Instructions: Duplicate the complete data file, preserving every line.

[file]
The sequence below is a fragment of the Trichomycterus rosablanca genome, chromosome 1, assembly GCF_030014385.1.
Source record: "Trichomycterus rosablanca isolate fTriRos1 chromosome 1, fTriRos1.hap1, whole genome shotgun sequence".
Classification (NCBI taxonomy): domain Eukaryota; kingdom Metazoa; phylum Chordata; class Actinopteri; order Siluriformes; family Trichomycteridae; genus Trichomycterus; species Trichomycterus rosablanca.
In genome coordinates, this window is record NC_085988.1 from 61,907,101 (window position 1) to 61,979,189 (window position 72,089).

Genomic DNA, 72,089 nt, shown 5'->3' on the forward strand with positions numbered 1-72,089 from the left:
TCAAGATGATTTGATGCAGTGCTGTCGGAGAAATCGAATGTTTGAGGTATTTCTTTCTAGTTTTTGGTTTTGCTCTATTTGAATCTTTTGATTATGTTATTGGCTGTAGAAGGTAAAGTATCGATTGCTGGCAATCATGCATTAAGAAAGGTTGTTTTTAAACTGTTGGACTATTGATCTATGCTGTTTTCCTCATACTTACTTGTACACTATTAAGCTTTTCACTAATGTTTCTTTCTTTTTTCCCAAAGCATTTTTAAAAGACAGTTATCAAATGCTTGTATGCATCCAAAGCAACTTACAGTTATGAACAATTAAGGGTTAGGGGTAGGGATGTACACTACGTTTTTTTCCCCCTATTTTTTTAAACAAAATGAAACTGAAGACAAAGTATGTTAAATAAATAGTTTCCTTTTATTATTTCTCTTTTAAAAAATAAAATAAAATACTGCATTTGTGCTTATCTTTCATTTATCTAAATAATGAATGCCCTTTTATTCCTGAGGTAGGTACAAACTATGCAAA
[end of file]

The sequence below is a fragment of the Trichomycterus rosablanca genome, chromosome 1, assembly GCF_030014385.1.
Source record: "Trichomycterus rosablanca isolate fTriRos1 chromosome 1, fTriRos1.hap1, whole genome shotgun sequence".
Classification (NCBI taxonomy): domain Eukaryota; kingdom Metazoa; phylum Chordata; class Actinopteri; order Siluriformes; family Trichomycteridae; genus Trichomycterus; species Trichomycterus rosablanca.
In genome coordinates, this window is record NC_085988.1 from 61,907,101 (window position 1) to 61,979,189 (window position 72,089).

Genomic DNA, 72,089 nt, shown 5'->3' on the forward strand with positions numbered 1-72,089 from the left:
TCAAGATGATTTGATGCAGTGCTGTCGGAGAAATCGAATGTTTGAGGTATTTCTTTCTAGTTTTTGGTTTTGCTCTATTTGAATCTTTTGATTATGTTATTGGCTGTAGAAGGTAAAGTATCGATTGCTGGCAATCATGCATTAAGAAAGGTTGTTTTTAAACTGTTGGACTATTGATCTATGCTGTTTTCCTCATACTTACTTGTACACTATTAAGCTTTTCACTAATGTTTCTTTCTTTTTTCCCAAAGCATTTTTAAAAGACAGTTATCAAATGCTTGTATGCATCCAAAGCAACTTACAGTTATGAACAATTAAGGGTTAGGGGTAGGGATGTACACTACGTTTTTTTCCCCCTATTTTTTTAAACAAAATGAAACTGAAGACAAAGTATGTTAAATAAATAGTTTCCTTTTATTATTTCTCTTTTAAAAAATAAAATAAAATACTGCATTTGTGCTTATCTTTCATTTATCTAAATAATGAATGCCCTTTTATTCCTGAGGTAGGTACAAACTATGCAAA